Utah’s tech boom is a double-edged sword
Utah’s housing and real estate boom are great for some businesses such as developers, real estate companies. The tsunami of new residents is mostly attracted to filling the open positions in Utah’s burgeoning tech sector. However, this boom is not helping non-tech workers middle-class workers, who make up 76% of Utah’s workforce.
Utah’s political leaders cheer on the economic boom with huge increases in tax revenue, but this booming economy is not helping Utah’s middle class or small business owners but making the most basic necessities of housing less affordable.
The catering to Utah’s tech boom has produced the side effect of Salt Lake City experiencing both a massive building boom and an affordable housing crisis. These conditions have been the major problem that Los Angeles, San Francisco, and Seattle have witnessed for the past decade.
While hundreds of new units are currently under construction in downtown Salt Lake City, the homeless people we spoke to out in front of Rio Grand’s Homeless Resource Center (Rene from Miami, and Eric from Maryland) don’t believe they will ever be able to afford to live in this housing. Instead, they believe their best hope is to obtain free government housing.
California’s current exodus is due to the failed policies of California’s political leadership. In what is being called “The Mass California Exodus” thousands of middle class residents are leaving due to the burdensome policies that especially harm the working poor and middle income earners. The LA Times report this exodus is intensifying in 2021.
Utah’s Strong Middle Class and Pro-Small Business Environment
Utah’s middle class has always been extremely strong and our small business environment has been one of the best in the country due to offering entrepreneurs low taxes and little regulation. But the current housing shortage is causing real estate prices to escalate to the point where the middle class is being forced out of most Salt Lake City areas, and starting a small business is becoming less realistic when housing becomes such a large percentage of average worker’s take-home pay.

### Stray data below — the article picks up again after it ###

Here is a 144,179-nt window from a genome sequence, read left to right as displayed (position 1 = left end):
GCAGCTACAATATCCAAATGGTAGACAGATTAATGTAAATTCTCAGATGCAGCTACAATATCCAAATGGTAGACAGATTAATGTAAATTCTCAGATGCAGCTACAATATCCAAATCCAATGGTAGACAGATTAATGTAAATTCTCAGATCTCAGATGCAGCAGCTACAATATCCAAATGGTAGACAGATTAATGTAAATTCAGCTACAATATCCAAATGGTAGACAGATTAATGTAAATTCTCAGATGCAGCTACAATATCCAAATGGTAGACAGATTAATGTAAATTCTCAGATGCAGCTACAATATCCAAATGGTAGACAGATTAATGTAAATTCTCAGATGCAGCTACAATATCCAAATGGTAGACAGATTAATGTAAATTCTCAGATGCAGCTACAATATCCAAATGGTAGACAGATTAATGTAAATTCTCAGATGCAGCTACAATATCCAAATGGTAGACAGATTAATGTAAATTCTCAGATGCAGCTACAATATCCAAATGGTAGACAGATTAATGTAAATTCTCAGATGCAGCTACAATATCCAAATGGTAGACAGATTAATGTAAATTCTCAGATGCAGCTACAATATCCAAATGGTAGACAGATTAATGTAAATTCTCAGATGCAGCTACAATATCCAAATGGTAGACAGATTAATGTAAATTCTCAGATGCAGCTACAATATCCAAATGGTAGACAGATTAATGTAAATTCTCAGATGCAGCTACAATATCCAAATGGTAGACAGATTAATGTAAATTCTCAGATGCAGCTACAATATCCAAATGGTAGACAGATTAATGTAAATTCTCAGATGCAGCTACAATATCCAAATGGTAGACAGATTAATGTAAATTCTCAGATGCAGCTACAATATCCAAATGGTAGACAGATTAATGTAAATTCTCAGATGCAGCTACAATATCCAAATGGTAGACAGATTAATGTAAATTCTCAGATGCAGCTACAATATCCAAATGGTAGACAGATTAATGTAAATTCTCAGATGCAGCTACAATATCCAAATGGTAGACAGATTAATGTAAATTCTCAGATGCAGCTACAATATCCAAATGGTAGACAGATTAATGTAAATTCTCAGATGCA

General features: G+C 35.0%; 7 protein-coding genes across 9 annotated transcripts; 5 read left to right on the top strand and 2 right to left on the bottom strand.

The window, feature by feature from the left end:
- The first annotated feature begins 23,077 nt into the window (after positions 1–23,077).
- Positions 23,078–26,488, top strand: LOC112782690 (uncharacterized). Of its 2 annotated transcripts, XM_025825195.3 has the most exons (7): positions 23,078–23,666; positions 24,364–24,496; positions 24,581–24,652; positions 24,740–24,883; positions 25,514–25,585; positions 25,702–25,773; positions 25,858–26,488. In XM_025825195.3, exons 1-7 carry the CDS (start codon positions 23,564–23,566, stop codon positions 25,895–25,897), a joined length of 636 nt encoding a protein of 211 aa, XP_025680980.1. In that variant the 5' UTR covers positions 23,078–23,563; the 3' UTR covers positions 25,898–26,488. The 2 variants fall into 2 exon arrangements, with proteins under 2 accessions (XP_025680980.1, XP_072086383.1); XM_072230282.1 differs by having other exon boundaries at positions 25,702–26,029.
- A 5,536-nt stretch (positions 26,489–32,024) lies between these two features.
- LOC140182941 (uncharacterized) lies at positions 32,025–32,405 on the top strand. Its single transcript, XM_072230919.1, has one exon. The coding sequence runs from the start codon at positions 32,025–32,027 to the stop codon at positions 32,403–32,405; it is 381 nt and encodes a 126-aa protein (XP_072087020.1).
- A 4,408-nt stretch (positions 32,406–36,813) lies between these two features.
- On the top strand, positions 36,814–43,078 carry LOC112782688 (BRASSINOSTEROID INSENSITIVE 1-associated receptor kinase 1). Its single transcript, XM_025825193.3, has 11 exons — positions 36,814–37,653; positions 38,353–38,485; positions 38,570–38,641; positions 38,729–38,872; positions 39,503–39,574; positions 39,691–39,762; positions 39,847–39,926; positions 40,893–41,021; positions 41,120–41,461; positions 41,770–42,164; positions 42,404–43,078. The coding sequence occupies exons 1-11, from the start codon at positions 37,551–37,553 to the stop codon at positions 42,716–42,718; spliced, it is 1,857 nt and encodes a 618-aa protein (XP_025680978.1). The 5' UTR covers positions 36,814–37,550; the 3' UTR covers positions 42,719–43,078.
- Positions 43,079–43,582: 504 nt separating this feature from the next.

Utah’s Housing Crisis
Last year the zip codes in and around Salt Lake City rose on average by around 20%. Holladay, Utah saw a 35% increase in real estate prices, Murray, Utah 30%. The housing boom and shortage is affecting Utah’s middle class the most, pricing out many people who can no longer afford to buy a home.
This trend begs the question: Is this massive influx of people from California actually good for Utah overall? If there are more people priced out of the market, and Salt Lake City’s affordable housing gets all replaced with more luxury apartments, will we witness the essential disappearance of the middle class from Salt Lake City?
Not if our new Governor Spencer Cox recognizes this problem and actually takes measures to protect Utah’s non-tech small businesses and non-tech middle class. (as California Governor Gavin Newsom has failed to do).
Meanwhile, there are not enough resources to help the homeless in Salt Lake City who actually want to work. “If you have SSI (Supplemental Security Income), they are much more willing to help, than if you are struggling and want to work,” said Eric Vini to Utah Stories, a man who was out in front of the Homeless Resource Center on Rio Grande Street.
Watch the entire Utah Stories show podcast below for all of our interviews and examination of the issues
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